A few weeks later came the Gulf Cup, played at three venues including the late Zaha Hadid’s stunningly designed Al Janoub Stadium in Al Wakrah, inaugurated that year, the first of the new-build arenas to be unveiled. Inspired by the sails of the local dhow boats that would take pearl divers out from the coast to battle the currents of the Persian Gulf in search of treasure, this 40,000-capacity arena was a source of particular pride here, given the regional heritage of the Baghdad-born architect. The so-called Queen of the Curve, one of the world’s most sought-after architects, designed the stadium before her unexpected death in 2016.

Again, half the seats will be removed after December 2022 and donated to a willing beneficiary. Another of Qatar’s traditional clubs, founded back in 1959, Al Wakrah have twice won the Qatar Stars League. Their badge also featuring dhow sails, the Cyan Waves have former Aspire coach, Barcelona-born Tintín Márquez in charge but, like the former fishing and pearling village they represent, are considered rather quaint.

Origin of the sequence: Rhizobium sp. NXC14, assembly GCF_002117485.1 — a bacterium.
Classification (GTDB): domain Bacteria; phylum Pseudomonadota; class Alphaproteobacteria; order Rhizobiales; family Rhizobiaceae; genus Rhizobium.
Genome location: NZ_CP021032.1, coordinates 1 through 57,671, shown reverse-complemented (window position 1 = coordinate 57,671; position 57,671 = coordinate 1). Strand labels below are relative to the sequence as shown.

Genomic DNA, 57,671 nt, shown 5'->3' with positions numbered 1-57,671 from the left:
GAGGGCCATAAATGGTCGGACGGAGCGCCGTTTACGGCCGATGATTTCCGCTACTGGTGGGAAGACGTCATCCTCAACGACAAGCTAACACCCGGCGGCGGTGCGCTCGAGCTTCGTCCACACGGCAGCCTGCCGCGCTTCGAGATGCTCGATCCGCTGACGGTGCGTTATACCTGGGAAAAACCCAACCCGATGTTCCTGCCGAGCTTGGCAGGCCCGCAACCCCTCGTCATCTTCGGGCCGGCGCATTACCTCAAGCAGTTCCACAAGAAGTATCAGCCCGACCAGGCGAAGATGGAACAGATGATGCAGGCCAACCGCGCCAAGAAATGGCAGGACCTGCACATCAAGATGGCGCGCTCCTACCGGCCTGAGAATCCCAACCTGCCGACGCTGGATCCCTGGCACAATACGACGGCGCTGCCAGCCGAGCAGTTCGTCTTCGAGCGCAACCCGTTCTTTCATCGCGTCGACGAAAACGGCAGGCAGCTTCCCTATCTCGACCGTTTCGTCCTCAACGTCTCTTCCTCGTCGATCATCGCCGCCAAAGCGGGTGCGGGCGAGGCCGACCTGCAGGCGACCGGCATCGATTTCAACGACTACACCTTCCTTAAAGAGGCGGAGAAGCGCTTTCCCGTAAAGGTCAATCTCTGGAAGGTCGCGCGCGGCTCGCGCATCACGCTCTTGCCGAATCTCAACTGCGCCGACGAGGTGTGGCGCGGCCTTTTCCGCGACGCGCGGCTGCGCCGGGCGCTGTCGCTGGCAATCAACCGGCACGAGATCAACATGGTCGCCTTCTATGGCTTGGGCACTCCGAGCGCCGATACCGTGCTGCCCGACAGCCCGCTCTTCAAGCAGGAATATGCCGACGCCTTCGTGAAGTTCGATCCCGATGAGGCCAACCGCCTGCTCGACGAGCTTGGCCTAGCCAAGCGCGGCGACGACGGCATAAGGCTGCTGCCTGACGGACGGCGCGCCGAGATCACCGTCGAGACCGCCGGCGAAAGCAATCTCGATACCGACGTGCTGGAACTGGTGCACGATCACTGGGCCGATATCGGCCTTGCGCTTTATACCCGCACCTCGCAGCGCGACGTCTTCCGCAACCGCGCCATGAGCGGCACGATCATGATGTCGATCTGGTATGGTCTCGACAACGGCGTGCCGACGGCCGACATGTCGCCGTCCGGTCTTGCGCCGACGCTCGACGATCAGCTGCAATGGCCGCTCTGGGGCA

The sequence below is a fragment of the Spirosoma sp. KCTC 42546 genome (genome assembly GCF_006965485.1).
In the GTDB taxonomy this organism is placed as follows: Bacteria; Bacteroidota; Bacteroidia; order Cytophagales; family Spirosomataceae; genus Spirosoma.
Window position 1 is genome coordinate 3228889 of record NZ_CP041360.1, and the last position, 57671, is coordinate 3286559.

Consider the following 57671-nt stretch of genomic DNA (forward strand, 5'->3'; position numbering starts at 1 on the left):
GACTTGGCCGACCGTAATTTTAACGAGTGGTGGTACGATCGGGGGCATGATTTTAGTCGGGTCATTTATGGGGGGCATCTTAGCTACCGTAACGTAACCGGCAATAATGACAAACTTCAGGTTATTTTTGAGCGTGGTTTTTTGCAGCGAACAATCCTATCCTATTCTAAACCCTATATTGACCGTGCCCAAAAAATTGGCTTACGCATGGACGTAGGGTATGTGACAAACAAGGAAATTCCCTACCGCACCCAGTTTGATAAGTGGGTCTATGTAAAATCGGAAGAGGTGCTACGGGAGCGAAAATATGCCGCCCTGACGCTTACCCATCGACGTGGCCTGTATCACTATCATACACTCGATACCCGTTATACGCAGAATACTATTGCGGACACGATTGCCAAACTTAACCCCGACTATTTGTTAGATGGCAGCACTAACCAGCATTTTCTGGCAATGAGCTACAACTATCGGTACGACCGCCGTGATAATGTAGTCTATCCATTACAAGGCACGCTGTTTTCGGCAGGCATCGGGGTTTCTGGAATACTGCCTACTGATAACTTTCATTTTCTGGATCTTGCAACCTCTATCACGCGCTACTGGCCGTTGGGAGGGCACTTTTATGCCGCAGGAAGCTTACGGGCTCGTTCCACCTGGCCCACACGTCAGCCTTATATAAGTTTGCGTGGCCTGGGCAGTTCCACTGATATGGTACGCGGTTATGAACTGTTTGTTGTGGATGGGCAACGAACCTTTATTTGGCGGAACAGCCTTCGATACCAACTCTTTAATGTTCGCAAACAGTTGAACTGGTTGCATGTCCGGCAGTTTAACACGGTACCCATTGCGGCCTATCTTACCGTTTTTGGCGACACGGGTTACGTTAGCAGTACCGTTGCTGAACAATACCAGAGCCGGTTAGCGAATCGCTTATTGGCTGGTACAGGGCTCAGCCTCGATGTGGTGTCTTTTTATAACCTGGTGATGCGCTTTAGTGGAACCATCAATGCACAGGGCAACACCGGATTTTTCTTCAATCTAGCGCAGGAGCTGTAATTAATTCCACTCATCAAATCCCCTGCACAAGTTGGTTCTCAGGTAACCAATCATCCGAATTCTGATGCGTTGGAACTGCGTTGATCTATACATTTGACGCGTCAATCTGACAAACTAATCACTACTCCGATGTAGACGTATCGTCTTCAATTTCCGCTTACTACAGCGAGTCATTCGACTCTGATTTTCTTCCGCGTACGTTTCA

Redeveloped from 2008 to cope with the Doha overflow, Al Wakrah has changed greatly in appearance since but its popular beaches and Heritage Village still attract many visitors from the metropolis. That said, Al Wakrah is now Qatar’s second largest settlement with a population of 80,000. Its metro station is about 3km north of the town centre, Al Wakrah dovetails with Doha’s southern city limits, bisected by the new main road from the capital. The Al Janoub is on the eastern edge of a town that otherwise hugs the coastline.

Australia play all their group games at the Al Janoub. The first is against France, the world champions taking to the pitch to defend the trophy they won in 2018. Zada Hadid’s stadium will play another role too – this will be England’s training base for 2022.